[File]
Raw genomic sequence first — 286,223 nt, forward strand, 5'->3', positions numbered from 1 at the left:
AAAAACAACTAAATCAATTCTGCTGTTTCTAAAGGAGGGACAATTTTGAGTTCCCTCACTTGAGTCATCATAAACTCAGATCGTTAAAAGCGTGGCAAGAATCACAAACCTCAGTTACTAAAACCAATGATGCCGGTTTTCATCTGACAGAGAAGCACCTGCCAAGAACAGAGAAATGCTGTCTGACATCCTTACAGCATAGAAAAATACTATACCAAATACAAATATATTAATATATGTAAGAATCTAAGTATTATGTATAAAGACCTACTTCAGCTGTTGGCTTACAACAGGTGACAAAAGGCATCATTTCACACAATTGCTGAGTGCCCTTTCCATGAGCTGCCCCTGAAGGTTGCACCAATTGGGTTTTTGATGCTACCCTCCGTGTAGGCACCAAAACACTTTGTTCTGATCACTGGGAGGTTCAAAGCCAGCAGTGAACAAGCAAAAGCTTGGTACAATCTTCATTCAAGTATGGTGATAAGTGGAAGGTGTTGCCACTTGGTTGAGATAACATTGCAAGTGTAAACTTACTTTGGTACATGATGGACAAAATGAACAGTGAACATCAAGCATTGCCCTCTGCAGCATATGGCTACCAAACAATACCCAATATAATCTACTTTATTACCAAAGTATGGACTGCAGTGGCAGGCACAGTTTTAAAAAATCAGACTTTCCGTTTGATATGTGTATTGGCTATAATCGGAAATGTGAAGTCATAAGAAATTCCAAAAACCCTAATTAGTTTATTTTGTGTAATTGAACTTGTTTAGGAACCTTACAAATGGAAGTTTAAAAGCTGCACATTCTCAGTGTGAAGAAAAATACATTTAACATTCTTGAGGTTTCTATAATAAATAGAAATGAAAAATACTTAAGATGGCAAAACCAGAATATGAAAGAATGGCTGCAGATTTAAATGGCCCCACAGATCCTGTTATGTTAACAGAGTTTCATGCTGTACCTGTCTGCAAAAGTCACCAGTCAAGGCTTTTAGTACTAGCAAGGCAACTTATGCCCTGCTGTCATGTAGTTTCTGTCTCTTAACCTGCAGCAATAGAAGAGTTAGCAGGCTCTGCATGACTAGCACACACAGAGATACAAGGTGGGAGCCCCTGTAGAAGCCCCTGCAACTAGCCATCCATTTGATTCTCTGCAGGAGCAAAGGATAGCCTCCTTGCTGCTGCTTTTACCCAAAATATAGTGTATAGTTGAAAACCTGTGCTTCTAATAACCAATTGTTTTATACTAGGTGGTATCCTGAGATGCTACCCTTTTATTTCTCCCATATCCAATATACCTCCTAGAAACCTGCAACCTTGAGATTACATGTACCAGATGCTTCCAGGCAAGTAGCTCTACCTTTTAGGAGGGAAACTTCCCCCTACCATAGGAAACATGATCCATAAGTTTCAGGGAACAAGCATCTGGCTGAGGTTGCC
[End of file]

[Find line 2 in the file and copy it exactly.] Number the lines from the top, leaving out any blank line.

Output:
AAAAACAACTAAATCAATTCTGCTGTTTCTAAAGGAGGGACAATTTTGAGTTCCCTCACTTGAGTCATCATAAACTCAGATCGTTAAAAGCGTGGCAAGAATCACAAACCTCAGTTACTAAAACCAATGATGCCGGTTTTCATCTGACAGAGAAGCACCTGCCAAGAACAGAGAAATGCTGTCTGACATCCTTACAGCATAGAAAAATACTATACCAAATACAAATATATTAATATATGTAAGAATCTAAGTATTATGTATAAAGACCTACTTCAGCTGTTGGCTTACAACAGGTGACAAAAGGCATCATTTCACACAATTGCTGAGTGCCCTTTCCATGAGCTGCCCCTGAAGGTTGCACCAATTGGGTTTTTGATGCTACCCTCCGTGTAGGCACCAAAACACTTTGTTCTGATCACTGGGAGGTTCAAAGCCAGCAGTGAACAAGCAAAAGCTTGGTACAATCTTCATTCAAGTATGGTGATAAGTGGAAGGTGTTGCCACTTGGTTGAGATAACATTGCAAGTGTAAACTTACTTTGGTACATGATGGACAAAATGAACAGTGAACATCAAGCATTGCCCTCTGCAGCATATGGCTACCAAACAATACCCAATATAATCTACTTTATTACCAAAGTATGGACTGCAGTGGCAGGCACAGTTTTAAAAAATCAGACTTTCCGTTTGATATGTGTATTGGCTATAATCGGAAATGTGAAGTCATAAGAAATTCCAAAAACCCTAATTAGTTTATTTTGTGTAATTGAACTTGTTTAGGAACCTTACAAATGGAAGTTTAAAAGCTGCACATTCTCAGTGTGAAGAAAAATACATTTAACATTCTTGAGGTTTCTATAATAAATAGAAATGAAAAATACTTAAGATGGCAAAACCAGAATATGAAAGAATGGCTGCAGATTTAAATGGCCCCACAGATCCTGTTATGTTAACAGAGTTTCATGCTGTACCTGTCTGCAAAAGTCACCAGTCAAGGCTTTTAGTACTAGCAAGGCAACTTATGCCCTGCTGTCATGTAGTTTCTGTCTCTTAACCTGCAGCAATAGAAGAGTTAGCAGGCTCTGCATGACTAGCACACACAGAGATACAAGGTGGGAGCCCCTGTAGAAGCCCCTGCAACTAGCCATCCATTTGATTCTCTGCAGGAGCAAAGGATAGCCTCCTTGCTGCTGCTTTTACCCAAAATATAGTGTATAGTTGAAAACCTGTGCTTCTAATAACCAATTGTTTTATACTAGGTGGTATCCTGAGATGCTACCCTTTTATTTCTCCCATATCCAATATACCTCCTAGAAACCTGCAACCTTGAGATTACATGTACCAGATGCTTCCAGGCAAGTAGCTCTACCTTTTAGGAGGGAAACTTCCCCCTACCATAGGAAACATGATCCATAAGTTTCAGGGAACAAGCATCTGGCTGAGGTTGCC